But there is a bigger concern here, one that will challenge not only this region, but the entire world as we figure out how to adapt. Acres upon acres of topsoil has been washed away, leaving behind barren land in an area that relies on agriculture as a primary economic driver. When the rain from the bomb cyclone hit the existing snow pack, it melted the snow. Because of this rapid melt, the ground didn’t have enough time to thaw in order to absorb the excessive moisture. Where it did thaw as a result of coming into contact with the surface water, it only thawed the topsoil, leaving perfect conditions for the topsoil to be washed away by the overwhelming amount of water.
The US Midwest produces huge amounts of grain that is used for everything from feed for livestock, to bread and pasta, to ethanol for fuel. This, coupled with rampant over-consumption means that food shortages are a real possibility, especially in poorer areas. When coupled with the increasing number of extreme weather events around the world, the world’s population is at risk of severely decreased agricultural production. Farmers are already delayed in preparing for the coming year, and further delay or damage could be catastrophic for world food supplies.
I make my living as an Emergency Manager. As a result, I spend an inordinate amount of time looking at the systems that make our world run. In the past 60 years, we have lost the capability to feed ourselves locally and have become reliant on the network of global trade in order to meet our needs. We no longer purchase our meat from the farmer down the road, nor our bread from the baker on the next block over. While there are some who still maintain this lifestyle (my family and I try hard to, but it’s not easy), not nearly enough of us are capable of feeding our families, much less our communities.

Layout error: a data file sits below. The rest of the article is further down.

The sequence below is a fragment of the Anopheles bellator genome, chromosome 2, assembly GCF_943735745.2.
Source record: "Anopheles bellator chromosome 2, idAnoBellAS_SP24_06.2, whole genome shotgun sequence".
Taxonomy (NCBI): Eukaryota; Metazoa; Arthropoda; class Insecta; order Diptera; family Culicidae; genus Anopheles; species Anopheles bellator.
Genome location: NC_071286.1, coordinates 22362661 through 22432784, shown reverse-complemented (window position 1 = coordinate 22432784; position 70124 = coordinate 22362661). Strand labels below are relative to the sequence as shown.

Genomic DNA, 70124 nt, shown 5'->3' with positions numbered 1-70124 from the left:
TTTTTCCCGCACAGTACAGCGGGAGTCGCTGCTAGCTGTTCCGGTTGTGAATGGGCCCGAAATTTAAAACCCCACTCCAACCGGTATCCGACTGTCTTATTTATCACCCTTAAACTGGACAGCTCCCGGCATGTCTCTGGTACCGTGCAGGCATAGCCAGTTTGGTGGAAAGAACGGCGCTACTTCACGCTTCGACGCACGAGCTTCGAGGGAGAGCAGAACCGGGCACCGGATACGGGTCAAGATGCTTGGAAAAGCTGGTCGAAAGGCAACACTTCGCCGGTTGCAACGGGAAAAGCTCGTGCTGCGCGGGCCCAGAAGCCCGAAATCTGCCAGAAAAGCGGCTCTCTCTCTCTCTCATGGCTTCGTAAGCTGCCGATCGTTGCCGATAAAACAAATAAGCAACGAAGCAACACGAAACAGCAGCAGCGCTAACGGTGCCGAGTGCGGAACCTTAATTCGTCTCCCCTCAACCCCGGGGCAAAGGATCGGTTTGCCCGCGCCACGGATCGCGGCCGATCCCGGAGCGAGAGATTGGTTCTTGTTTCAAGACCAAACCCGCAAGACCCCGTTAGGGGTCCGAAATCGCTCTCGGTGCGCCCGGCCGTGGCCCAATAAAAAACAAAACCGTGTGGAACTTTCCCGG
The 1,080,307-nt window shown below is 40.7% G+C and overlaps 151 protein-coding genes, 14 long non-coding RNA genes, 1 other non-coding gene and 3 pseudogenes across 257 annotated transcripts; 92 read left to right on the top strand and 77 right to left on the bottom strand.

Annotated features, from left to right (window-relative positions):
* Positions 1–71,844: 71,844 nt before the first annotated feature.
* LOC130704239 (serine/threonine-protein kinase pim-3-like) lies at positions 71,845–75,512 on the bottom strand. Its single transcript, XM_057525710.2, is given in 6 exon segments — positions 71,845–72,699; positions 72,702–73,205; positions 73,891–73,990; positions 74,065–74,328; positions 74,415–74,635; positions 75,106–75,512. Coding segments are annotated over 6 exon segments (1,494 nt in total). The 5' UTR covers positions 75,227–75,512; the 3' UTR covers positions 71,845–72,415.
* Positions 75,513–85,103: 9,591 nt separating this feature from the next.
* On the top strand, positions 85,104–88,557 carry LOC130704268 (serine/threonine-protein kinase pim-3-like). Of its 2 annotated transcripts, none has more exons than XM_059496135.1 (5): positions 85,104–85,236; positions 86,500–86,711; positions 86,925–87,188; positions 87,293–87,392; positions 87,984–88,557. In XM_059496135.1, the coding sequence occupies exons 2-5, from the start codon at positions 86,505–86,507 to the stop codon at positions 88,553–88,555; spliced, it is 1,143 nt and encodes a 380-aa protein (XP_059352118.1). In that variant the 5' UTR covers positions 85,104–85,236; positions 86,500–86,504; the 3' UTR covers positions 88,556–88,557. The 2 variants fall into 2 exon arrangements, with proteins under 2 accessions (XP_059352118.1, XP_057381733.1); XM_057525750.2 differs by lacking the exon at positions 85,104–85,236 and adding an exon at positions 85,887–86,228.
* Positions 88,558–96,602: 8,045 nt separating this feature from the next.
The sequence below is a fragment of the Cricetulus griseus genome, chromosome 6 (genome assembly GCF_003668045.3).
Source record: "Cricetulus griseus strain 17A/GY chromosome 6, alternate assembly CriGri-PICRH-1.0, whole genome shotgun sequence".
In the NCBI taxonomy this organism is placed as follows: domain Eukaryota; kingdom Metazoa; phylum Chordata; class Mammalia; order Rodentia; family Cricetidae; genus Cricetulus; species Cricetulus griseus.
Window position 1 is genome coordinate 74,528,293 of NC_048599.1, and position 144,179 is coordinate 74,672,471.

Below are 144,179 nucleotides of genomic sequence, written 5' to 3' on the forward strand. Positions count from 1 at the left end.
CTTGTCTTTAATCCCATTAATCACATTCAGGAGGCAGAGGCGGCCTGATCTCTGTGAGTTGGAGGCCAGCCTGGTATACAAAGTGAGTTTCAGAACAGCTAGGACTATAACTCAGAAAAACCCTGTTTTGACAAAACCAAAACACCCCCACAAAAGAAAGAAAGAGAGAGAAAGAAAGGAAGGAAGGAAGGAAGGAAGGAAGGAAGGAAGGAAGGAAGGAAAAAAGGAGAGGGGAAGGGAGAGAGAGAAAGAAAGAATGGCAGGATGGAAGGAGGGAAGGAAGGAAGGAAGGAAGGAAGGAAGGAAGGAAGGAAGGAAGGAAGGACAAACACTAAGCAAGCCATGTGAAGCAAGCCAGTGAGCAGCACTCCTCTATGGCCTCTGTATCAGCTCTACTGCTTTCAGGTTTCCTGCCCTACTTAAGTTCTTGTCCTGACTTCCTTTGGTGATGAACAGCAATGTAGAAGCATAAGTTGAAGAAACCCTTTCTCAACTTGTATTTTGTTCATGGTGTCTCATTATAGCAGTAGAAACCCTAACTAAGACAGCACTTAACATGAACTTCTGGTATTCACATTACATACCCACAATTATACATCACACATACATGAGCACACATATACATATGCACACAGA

We rely on national and international trade in order to feed ourselves, and that brings with it enormous vulnerabilities. We no longer have the capacity east of the Mississippi and Red Rivers to feed the North American population in that region. Toronto, Montreal, New York, Washington, Boston, and thousands of other cities and towns rely on the global agriculture sector to have enough food. This means that they are deeply reliant on the transportation sector to move the raw and finished products around.
The transportation sector is reliant on the manufacturing sector to make the vehicles in which food products are transported.
The manufacturing sector is reliant on the energy (electricity and natural gas) sector to power their factories.
The energy sector is reliant on the communications sector to ensure the smooth and stable operation of their physical, virtual, and financial systems.